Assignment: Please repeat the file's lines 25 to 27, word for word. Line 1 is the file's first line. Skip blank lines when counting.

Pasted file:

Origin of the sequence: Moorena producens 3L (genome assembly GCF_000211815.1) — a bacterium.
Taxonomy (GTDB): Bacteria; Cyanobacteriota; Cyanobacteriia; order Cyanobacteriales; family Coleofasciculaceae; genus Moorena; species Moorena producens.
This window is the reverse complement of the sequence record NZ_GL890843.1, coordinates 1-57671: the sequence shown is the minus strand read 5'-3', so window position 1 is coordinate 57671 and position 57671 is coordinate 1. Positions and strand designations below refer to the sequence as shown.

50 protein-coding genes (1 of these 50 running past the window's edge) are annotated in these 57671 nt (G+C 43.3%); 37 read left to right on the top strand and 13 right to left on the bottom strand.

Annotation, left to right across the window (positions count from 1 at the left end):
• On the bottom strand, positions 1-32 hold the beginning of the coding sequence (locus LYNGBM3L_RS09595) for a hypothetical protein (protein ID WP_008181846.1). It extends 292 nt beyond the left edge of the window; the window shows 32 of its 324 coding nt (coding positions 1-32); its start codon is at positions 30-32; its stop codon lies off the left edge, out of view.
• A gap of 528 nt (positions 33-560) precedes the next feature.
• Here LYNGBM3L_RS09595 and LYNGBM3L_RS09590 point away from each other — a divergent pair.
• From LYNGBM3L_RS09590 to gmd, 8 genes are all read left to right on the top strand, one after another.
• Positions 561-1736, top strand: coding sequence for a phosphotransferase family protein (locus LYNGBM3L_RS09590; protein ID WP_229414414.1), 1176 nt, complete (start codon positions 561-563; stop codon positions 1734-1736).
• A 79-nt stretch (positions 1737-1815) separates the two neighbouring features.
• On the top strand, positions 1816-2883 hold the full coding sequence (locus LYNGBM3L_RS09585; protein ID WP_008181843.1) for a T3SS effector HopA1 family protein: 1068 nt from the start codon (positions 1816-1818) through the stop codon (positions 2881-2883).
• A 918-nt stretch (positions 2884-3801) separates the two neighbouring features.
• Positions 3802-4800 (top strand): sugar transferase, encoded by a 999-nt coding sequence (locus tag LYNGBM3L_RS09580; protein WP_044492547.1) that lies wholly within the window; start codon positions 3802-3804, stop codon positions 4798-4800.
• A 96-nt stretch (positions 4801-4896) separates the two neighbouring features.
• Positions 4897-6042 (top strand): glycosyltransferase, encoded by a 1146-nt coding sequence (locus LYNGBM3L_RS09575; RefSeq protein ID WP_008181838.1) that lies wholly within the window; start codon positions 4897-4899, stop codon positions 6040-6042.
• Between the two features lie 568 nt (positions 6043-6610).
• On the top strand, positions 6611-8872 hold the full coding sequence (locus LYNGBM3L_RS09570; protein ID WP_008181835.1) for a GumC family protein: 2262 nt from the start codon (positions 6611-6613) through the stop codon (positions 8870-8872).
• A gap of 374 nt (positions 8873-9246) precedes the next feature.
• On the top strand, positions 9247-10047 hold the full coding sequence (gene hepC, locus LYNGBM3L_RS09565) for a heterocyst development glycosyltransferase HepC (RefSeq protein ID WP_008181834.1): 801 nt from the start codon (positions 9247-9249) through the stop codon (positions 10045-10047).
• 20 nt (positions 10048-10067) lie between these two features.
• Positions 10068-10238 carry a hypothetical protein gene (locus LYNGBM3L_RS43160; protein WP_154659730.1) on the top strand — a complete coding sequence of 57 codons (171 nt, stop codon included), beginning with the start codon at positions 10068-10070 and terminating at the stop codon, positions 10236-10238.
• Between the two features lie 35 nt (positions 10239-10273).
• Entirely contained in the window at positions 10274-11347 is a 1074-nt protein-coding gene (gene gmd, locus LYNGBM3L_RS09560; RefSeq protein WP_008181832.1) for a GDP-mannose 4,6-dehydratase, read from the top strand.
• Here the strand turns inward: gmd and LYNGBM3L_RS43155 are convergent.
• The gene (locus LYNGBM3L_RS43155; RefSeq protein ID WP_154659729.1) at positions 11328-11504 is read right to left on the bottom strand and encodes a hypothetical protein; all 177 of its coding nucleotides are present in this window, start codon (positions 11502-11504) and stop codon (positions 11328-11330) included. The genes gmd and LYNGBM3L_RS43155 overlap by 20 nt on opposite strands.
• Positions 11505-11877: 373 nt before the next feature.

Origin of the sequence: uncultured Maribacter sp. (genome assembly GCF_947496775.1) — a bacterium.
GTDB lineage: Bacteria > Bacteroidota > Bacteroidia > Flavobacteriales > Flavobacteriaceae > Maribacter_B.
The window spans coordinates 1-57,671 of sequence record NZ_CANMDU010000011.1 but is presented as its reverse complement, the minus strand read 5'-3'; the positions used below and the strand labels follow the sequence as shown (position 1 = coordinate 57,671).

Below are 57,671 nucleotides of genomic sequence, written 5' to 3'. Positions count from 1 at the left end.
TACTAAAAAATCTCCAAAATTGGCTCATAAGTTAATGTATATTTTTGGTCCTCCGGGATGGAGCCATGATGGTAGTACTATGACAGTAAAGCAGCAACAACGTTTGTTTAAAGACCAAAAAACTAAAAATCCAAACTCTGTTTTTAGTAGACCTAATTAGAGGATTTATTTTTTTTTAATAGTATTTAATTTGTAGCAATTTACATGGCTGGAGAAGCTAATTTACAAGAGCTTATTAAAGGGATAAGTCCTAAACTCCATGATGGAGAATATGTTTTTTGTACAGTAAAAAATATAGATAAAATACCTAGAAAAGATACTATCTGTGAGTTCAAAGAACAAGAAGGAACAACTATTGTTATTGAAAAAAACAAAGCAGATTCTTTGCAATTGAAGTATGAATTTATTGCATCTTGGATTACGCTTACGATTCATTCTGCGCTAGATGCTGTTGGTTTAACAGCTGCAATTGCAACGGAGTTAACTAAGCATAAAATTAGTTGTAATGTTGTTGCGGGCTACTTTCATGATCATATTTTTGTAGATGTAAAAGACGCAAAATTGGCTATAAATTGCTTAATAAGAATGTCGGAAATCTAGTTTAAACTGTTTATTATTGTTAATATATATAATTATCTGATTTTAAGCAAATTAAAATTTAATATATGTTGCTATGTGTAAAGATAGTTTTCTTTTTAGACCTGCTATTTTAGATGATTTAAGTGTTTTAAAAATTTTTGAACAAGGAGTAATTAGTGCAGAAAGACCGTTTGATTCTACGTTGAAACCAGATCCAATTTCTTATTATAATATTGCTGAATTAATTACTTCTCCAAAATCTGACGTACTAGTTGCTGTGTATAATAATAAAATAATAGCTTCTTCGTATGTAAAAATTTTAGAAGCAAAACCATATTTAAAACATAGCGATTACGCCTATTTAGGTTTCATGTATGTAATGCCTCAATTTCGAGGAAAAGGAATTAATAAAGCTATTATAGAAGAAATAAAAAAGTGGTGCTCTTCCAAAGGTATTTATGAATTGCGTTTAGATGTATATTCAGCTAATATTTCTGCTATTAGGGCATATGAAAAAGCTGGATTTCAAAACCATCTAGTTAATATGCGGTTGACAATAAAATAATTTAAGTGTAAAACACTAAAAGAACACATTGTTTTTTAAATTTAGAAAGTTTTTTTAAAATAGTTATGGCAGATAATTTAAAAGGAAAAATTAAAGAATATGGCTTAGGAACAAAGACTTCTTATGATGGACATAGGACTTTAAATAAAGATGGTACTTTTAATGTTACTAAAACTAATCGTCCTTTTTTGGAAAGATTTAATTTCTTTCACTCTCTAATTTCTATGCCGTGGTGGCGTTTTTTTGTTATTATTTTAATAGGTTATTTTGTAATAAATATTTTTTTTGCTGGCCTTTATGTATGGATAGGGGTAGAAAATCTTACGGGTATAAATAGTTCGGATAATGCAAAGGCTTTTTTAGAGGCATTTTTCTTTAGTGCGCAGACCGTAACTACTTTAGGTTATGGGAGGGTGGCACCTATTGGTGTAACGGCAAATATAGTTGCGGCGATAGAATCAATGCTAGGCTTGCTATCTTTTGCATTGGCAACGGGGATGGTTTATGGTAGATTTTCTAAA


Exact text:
• Here the strand turns inward: gmd and LYNGBM3L_RS43155 are convergent.
• The gene (locus LYNGBM3L_RS43155; RefSeq protein ID WP_154659729.1) at positions 11328-11504 is read right to left on the bottom strand and encodes a hypothetical protein; all 177 of its coding nucleotides are present in this window, start codon (positions 11502-11504) and stop codon (positions 11328-11330) included. The genes gmd and LYNGBM3L_RS43155 overlap by 20 nt on opposite strands.
• Positions 11505-11877: 373 nt before the next feature.